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Thursday 01 January 2004

Aldosterone signaling modifies capillary formation by human bone marrow endothelial cells.

By: Chen W, Valamanesh F, Mirshahi T, Soria J, Tang R, Agarwal MK, Mirshahi M.

Vascul Pharmacol 2004 Jan;40(6):269-77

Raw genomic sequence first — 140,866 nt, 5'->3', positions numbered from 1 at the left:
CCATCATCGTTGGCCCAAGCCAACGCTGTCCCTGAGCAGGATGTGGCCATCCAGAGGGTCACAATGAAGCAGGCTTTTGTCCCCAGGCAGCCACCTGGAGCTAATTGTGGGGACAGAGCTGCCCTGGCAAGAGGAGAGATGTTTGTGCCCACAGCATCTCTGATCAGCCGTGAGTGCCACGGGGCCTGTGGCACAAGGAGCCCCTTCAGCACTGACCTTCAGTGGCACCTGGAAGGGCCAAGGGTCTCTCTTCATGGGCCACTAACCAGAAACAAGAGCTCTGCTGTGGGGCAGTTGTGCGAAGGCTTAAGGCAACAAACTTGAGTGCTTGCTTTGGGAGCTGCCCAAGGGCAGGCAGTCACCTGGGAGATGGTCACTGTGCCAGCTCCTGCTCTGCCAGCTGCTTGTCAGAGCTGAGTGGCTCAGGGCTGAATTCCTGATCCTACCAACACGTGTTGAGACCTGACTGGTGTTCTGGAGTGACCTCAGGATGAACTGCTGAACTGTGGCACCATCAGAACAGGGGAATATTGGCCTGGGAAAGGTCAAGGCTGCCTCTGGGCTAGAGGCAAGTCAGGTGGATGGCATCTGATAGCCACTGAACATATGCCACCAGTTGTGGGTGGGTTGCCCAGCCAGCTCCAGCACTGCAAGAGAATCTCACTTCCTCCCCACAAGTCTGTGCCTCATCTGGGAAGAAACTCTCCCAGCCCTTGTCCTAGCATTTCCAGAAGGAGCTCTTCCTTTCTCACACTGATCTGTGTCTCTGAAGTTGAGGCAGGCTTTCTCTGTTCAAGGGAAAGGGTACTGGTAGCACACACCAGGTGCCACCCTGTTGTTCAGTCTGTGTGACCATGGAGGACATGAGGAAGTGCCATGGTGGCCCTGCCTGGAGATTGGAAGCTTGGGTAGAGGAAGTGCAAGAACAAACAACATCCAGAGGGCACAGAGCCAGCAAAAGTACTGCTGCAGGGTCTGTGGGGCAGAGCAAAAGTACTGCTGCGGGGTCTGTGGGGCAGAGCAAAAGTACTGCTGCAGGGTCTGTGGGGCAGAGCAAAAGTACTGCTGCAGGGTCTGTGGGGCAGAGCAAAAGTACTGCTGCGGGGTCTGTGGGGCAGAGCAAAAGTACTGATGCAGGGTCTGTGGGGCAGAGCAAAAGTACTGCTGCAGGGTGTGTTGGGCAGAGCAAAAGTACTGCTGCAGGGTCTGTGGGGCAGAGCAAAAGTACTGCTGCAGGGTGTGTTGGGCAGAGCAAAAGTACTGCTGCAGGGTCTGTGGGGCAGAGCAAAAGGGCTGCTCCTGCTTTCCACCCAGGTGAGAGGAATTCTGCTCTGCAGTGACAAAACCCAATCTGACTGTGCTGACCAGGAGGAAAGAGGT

We investigated the regulation of the epithelial sodium channel (ENaC) in human bone marrow endothelial cells (HBMEC) responding to mineralocorticoid hormones and other accessory effectors. The message for both the mineralocorticoid receptor (MCR) and the alpha subunit of ENaC was expressed in HBMEC as predicted bands of 838 and 521 bp, respectively. In Western blots, the MCR of about 107 kDa was localized primarily in the cytoplasmic compartment but migrated to the nucleus when cell cultures were exposed to exogenous aldosterone. On the other hand, the alphaENaC was revealed as a membrane-bound protein of approximately 82 kDa, whose abundance increased after aldosterone treatment. Confocal microscopy confirmed the presence of both the MCR and ENaC as nucleocytoplasmic and membrane-bound proteins, respectively, and both colocalized with tubulin in situ. On Matrigel, the mineralocorticoid aldosterone, by itself, did not influence capillary formation by HBMEC, but the diuretic amiloride reduced the organization of HBMEC into capillary-like networks; curiously, aldosterone further exacerbated this inhibitory effect of amiloride. On the fibrin matrix, aldosterone had no influence at all on the length of the newly formed capillaries, but the capillary diameter was highly increased over the control. Aldosterone-mediated capillary swelling was totally reversed by amiloride, which, by itself, also inhibited capillary elongation by HBMEC. Thus, cell signaling by mineralocorticoid hormones in HBMEC appears to proceed in a manner very similar to that in the epithelial cell, thereby leading to an increase in the endothelial cell volume, which may underline the hypertensive state and which may also modify angiogenesis.

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